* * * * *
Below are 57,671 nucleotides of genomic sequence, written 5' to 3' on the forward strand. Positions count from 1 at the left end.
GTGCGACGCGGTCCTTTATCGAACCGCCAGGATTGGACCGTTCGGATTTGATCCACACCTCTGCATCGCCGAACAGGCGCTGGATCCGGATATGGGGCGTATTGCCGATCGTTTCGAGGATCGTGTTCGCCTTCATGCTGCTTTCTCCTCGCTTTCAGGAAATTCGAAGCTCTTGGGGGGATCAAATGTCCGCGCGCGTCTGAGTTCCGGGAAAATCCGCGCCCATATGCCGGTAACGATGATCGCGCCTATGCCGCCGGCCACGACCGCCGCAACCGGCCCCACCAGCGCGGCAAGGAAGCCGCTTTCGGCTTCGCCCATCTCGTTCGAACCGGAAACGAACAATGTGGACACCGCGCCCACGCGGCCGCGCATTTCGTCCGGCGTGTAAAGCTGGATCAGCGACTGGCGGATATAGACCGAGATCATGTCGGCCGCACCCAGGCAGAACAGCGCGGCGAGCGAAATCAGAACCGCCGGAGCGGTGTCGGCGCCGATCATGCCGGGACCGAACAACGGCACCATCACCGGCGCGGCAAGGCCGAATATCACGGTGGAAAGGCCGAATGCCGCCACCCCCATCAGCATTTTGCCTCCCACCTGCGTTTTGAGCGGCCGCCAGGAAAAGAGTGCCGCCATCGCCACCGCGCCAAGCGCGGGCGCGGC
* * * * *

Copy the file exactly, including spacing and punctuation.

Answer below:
Below are 57,671 nucleotides of genomic sequence, written 5' to 3' on the forward strand. Positions count from 1 at the left end.
GTGCGACGCGGTCCTTTATCGAACCGCCAGGATTGGACCGTTCGGATTTGATCCACACCTCTGCATCGCCGAACAGGCGCTGGATCCGGATATGGGGCGTATTGCCGATCGTTTCGAGGATCGTGTTCGCCTTCATGCTGCTTTCTCCTCGCTTTCAGGAAATTCGAAGCTCTTGGGGGGATCAAATGTCCGCGCGCGTCTGAGTTCCGGGAAAATCCGCGCCCATATGCCGGTAACGATGATCGCGCCTATGCCGCCGGCCACGACCGCCGCAACCGGCCCCACCAGCGCGGCAAGGAAGCCGCTTTCGGCTTCGCCCATCTCGTTCGAACCGGAAACGAACAATGTGGACACCGCGCCCACGCGGCCGCGCATTTCGTCCGGCGTGTAAAGCTGGATCAGCGACTGGCGGATATAGACCGAGATCATGTCGGCCGCACCCAGGCAGAACAGCGCGGCGAGCGAAATCAGAACCGCCGGAGCGGTGTCGGCGCCGATCATGCCGGGACCGAACAACGGCACCATCACCGGCGCGGCAAGGCCGAATATCACGGTGGAAAGGCCGAATGCCGCCACCCCCATCAGCATTTTGCCTCCCACCTGCGTTTTGAGCGGCCGCCAGGAAAAGAGTGCCGCCATCGCCACCGCGCCAAGCGCGGGCGCGGC